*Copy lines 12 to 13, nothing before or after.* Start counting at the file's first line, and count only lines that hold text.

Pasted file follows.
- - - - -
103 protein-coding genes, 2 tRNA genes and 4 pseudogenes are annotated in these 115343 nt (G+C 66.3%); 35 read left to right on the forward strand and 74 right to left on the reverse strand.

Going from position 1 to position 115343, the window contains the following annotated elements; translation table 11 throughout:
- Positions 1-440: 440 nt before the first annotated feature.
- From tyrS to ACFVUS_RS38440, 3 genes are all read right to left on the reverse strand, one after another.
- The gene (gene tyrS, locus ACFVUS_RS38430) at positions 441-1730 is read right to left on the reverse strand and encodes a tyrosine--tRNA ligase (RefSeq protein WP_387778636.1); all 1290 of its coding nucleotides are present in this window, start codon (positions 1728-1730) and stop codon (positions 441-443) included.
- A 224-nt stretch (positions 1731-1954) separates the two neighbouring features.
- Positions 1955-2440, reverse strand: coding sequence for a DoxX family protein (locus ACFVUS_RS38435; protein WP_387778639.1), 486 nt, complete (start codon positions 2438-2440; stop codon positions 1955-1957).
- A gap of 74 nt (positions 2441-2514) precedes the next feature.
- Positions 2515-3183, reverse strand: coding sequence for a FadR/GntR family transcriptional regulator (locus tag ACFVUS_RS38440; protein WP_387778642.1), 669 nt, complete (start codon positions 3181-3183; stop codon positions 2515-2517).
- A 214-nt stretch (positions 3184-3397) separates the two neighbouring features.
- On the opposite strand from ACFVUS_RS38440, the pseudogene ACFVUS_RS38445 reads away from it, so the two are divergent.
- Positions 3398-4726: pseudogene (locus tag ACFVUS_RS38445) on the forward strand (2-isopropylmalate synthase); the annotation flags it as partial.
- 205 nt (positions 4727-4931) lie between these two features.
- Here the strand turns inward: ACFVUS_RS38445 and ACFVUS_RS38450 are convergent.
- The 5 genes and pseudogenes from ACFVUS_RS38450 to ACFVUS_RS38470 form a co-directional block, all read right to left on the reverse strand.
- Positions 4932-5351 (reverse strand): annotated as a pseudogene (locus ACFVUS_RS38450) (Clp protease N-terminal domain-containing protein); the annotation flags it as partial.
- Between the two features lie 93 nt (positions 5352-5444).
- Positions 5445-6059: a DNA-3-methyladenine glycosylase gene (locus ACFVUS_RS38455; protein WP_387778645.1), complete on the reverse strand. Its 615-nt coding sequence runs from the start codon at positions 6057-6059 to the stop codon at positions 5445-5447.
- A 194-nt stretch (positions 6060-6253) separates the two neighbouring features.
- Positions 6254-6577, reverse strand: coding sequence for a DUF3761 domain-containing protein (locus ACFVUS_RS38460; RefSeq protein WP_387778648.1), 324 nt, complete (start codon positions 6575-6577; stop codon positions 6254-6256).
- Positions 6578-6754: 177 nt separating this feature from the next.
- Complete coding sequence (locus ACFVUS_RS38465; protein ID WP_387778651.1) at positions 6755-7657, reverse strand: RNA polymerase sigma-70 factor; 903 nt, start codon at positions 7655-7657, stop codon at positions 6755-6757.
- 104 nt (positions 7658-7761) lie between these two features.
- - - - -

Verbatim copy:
- Positions 3398-4726: pseudogene (locus tag ACFVUS_RS38445) on the forward strand (2-isopropylmalate synthase); the annotation flags it as partial.
- 205 nt (positions 4727-4931) lie between these two features.